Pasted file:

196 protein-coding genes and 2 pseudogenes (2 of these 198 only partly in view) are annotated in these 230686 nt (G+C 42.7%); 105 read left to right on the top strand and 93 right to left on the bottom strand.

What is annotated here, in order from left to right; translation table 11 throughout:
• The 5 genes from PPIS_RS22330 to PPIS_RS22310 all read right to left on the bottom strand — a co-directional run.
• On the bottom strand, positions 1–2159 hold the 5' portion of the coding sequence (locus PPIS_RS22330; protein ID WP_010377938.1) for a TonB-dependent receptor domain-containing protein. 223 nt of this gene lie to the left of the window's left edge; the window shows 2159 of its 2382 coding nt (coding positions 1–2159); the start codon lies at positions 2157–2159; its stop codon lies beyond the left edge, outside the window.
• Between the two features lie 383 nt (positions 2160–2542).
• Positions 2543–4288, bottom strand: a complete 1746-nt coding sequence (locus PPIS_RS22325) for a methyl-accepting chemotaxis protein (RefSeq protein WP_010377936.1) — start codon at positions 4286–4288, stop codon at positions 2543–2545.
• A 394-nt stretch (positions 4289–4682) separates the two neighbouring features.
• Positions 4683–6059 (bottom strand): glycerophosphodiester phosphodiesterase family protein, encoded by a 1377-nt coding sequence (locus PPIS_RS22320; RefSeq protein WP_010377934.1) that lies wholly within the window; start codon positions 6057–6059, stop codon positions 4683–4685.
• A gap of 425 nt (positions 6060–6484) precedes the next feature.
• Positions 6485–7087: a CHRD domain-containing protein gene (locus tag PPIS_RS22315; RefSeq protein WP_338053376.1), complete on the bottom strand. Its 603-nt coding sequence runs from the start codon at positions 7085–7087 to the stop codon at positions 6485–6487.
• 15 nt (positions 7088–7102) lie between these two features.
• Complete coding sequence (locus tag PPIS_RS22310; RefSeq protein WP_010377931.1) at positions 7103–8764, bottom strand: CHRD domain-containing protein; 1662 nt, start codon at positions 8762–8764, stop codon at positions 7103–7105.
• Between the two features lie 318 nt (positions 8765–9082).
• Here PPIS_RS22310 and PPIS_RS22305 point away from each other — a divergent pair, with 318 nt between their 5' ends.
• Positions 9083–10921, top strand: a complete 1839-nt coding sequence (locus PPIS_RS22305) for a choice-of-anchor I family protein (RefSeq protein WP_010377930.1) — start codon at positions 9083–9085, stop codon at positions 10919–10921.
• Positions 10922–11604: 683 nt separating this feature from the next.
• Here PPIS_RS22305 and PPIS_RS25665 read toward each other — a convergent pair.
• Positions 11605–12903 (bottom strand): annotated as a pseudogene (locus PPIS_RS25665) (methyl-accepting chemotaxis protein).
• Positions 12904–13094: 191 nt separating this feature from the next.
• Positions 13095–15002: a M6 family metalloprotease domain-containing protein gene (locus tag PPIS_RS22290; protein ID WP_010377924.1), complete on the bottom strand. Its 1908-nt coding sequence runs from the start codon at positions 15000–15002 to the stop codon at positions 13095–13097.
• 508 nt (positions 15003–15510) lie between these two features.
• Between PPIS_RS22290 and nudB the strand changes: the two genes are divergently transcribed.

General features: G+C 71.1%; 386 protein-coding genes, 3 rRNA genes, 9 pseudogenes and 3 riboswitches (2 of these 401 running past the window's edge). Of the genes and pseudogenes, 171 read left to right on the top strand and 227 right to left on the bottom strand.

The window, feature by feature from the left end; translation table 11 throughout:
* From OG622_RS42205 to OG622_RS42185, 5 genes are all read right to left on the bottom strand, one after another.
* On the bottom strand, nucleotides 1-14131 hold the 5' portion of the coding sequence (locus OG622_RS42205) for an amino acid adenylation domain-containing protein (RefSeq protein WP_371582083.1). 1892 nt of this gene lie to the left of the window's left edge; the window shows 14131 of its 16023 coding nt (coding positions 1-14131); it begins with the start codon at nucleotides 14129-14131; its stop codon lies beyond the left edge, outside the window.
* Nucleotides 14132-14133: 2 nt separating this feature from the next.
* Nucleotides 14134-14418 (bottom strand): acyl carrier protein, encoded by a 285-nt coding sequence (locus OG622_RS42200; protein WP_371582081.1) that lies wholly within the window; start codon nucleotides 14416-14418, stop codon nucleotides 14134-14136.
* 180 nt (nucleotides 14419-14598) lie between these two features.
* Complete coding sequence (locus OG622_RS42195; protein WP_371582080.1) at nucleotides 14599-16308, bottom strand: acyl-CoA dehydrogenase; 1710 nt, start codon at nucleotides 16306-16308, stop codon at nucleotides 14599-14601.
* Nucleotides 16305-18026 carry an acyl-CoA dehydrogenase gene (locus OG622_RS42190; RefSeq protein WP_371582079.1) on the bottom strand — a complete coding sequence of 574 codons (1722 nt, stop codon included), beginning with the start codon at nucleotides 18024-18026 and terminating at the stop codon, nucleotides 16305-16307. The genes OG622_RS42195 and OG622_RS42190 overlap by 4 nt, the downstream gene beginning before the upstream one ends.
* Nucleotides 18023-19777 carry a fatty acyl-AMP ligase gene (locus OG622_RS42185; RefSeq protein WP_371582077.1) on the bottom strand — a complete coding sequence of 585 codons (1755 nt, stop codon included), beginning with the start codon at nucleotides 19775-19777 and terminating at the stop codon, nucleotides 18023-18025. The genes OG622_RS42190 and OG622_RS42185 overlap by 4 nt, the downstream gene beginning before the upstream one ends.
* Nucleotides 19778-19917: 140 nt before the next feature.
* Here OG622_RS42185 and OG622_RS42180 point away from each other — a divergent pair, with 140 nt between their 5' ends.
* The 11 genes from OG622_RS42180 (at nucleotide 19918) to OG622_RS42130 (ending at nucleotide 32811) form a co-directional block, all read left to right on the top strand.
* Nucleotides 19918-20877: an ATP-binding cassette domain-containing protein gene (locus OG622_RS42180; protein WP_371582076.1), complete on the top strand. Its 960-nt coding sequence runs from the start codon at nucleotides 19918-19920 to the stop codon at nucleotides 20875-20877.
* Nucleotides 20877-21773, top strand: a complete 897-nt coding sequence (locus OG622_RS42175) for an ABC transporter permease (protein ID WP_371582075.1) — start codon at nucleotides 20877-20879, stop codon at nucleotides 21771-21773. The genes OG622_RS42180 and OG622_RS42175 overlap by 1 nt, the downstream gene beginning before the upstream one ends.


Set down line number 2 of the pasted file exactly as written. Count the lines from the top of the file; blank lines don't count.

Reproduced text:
What is annotated here, in order from left to right; translation table 11 throughout: